The politics of Islamist radicalism has also bred a mentality of bello ergo sum (I fight, therefore I exist) — Islamic leaders are in constant need of popular jihads to boost their leadership status. Nothing succeeds like success: The attacks in the United States gave birth to a second wave of mujahidin who want to emulate their heroes. The perception of resolve on the part of the West is a critical factor in shaping the mood of the Muslim population toward radical ideas. Therefore, the manner by which the United States deals with the present crisis in Iraq is not unconnected to the future of the radical Islamic movement. In these circles, the American occupation of Iraq is likened to the Soviet invasion of Afghanistan; a sense of American failure would feed the apocalyptical ideology of jihad.
The legality of jihad
These beliefs are commonly viewed as typical of radical Islamic ideology, but few orthodox Islamic scholars would deny that they are deeply rooted in orthodox Islam or would dismiss the very ideology of jihad as a military struggle as foreign to the basic tenets of Islam.
Hence, much of the debate between radicals and nonradicals is not over the religious principles themselves, but over their implication for actual behavior as based on the detailed legal interpretation of those principles. This legal interpretation is the soul of the debate. Even among moderate Islamic scholars who condemn acts of terrorism (albeit with reservation so as not to include acts perpetrated against Israel in such a category), there is no agreement on why they should be condemned: Many modernists acknowledge the existence of a duty of jihad in Islam but call for an “Islamic Protestantism” that would divest Islam of vestiges of anachronistic beliefs; conservative moderates find in traditional Islamic jurisprudence (shari’ah) legal justification to put the imperative of jihad in abeyance; others use linguistic analysis to point out that the etymology of the word jihad (jahada) actually means “to strive,” does not mean “holy war,” and does not necessarily have a military connotation.3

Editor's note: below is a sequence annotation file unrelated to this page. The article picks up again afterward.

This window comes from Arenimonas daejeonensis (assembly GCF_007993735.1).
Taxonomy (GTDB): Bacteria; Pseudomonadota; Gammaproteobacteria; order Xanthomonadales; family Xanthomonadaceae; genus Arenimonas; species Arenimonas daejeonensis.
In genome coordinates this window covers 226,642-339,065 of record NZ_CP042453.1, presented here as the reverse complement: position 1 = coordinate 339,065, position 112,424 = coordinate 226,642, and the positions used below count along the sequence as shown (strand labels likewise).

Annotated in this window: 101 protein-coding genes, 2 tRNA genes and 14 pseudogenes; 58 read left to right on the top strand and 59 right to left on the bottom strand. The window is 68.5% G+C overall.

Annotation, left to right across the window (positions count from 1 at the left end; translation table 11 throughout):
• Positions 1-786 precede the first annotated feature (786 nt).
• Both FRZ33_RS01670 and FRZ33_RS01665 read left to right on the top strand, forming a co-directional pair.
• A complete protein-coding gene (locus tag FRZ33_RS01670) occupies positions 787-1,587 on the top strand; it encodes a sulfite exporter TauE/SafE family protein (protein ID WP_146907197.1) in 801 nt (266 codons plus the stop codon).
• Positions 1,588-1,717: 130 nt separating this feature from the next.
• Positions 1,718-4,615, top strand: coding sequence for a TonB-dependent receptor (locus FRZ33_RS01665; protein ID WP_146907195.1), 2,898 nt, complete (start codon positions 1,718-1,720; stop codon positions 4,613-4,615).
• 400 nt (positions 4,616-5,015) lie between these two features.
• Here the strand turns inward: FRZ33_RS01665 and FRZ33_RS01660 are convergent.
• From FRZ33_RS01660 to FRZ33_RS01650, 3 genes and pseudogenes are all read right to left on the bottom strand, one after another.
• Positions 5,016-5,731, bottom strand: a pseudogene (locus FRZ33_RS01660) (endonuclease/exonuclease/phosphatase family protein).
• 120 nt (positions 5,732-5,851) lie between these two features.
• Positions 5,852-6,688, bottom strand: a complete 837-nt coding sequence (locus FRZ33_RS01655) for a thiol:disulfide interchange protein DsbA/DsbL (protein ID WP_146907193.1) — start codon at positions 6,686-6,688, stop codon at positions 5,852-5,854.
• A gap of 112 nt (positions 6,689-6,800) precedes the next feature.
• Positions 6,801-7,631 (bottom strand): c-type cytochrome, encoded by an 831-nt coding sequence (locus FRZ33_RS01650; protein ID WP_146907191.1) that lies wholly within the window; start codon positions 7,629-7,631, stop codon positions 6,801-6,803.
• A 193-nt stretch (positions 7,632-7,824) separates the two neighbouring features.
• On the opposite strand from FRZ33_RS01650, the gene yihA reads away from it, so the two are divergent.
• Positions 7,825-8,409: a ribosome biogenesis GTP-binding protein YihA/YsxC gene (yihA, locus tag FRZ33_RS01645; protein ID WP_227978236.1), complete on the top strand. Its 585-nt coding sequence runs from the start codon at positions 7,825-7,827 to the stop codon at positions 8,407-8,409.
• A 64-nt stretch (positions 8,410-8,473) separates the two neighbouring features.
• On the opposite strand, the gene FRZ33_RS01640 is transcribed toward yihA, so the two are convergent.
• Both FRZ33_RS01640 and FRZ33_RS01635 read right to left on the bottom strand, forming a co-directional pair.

The legalistic approach is not a barren preoccupation of scholars. The ideal Islamic regime is a nomocracy: The law is given and immutable, and it remains for the leaders of the ummah (the Islamic nation) to apply it on a day-to-day basis. Islam is not indifferent to any facet of human behavior; all possible acts potentially have a religious standing, ranging between “duty” (fard, pl. fara’id); “recommended” (mandub); “optional” (jaiz); “permitted” (mubah); “reprehensible” (makruh); and “forbidden” (haram). This taxonomy of human behavior has far-reaching importance for the believer: By performing all his religious duties, he will inherit paradise; by failing to do so (“sins of omission”) or doing that which is forbidden (“sins of commission”), he will be condemned to hell. Therefore, such issues as the legitimacy of jihad — ostensibly deriving from the roots of Islam — cannot be decided by abstract morality4 or by politics, but by meticulous legal analysis and ruling (fatwa) according to the shari’ah, performed by an authoritative Islamic scholar (’alem, pl. ’ulama).